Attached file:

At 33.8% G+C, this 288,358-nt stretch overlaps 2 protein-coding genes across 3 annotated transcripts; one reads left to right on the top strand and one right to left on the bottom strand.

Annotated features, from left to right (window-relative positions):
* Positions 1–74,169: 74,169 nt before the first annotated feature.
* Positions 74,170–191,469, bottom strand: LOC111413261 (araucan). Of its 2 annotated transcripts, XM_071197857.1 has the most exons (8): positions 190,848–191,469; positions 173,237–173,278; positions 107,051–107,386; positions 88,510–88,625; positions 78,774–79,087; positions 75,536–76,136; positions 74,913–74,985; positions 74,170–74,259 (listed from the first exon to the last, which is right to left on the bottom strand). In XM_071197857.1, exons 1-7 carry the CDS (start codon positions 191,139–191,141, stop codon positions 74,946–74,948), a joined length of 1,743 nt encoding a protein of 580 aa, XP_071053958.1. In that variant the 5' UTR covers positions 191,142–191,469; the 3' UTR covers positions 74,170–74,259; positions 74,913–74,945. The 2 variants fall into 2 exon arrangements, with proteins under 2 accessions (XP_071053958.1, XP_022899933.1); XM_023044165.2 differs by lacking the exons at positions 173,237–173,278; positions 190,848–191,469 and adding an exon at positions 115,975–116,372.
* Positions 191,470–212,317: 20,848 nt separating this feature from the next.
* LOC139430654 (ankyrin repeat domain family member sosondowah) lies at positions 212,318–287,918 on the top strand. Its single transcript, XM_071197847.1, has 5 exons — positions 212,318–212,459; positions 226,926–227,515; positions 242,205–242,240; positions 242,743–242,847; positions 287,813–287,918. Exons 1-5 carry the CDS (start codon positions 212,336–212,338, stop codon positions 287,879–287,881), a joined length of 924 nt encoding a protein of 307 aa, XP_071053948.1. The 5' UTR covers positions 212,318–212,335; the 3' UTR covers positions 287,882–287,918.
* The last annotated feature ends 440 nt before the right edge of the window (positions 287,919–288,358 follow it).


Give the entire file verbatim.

At 33.8% G+C, this 288,358-nt stretch overlaps 2 protein-coding genes across 3 annotated transcripts; one reads left to right on the top strand and one right to left on the bottom strand.

Annotated features, from left to right (window-relative positions):
* Positions 1–74,169: 74,169 nt before the first annotated feature.
* Positions 74,170–191,469, bottom strand: LOC111413261 (araucan). Of its 2 annotated transcripts, XM_071197857.1 has the most exons (8): positions 190,848–191,469; positions 173,237–173,278; positions 107,051–107,386; positions 88,510–88,625; positions 78,774–79,087; positions 75,536–76,136; positions 74,913–74,985; positions 74,170–74,259 (listed from the first exon to the last, which is right to left on the bottom strand). In XM_071197857.1, exons 1-7 carry the CDS (start codon positions 191,139–191,141, stop codon positions 74,946–74,948), a joined length of 1,743 nt encoding a protein of 580 aa, XP_071053958.1. In that variant the 5' UTR covers positions 191,142–191,469; the 3' UTR covers positions 74,170–74,259; positions 74,913–74,945. The 2 variants fall into 2 exon arrangements, with proteins under 2 accessions (XP_071053958.1, XP_022899933.1); XM_023044165.2 differs by lacking the exons at positions 173,237–173,278; positions 190,848–191,469 and adding an exon at positions 115,975–116,372.
* Positions 191,470–212,317: 20,848 nt separating this feature from the next.
* LOC139430654 (ankyrin repeat domain family member sosondowah) lies at positions 212,318–287,918 on the top strand. Its single transcript, XM_071197847.1, has 5 exons — positions 212,318–212,459; positions 226,926–227,515; positions 242,205–242,240; positions 242,743–242,847; positions 287,813–287,918. Exons 1-5 carry the CDS (start codon positions 212,336–212,338, stop codon positions 287,879–287,881), a joined length of 924 nt encoding a protein of 307 aa, XP_071053948.1. The 5' UTR covers positions 212,318–212,335; the 3' UTR covers positions 287,882–287,918.
* The last annotated feature ends 440 nt before the right edge of the window (positions 287,919–288,358 follow it).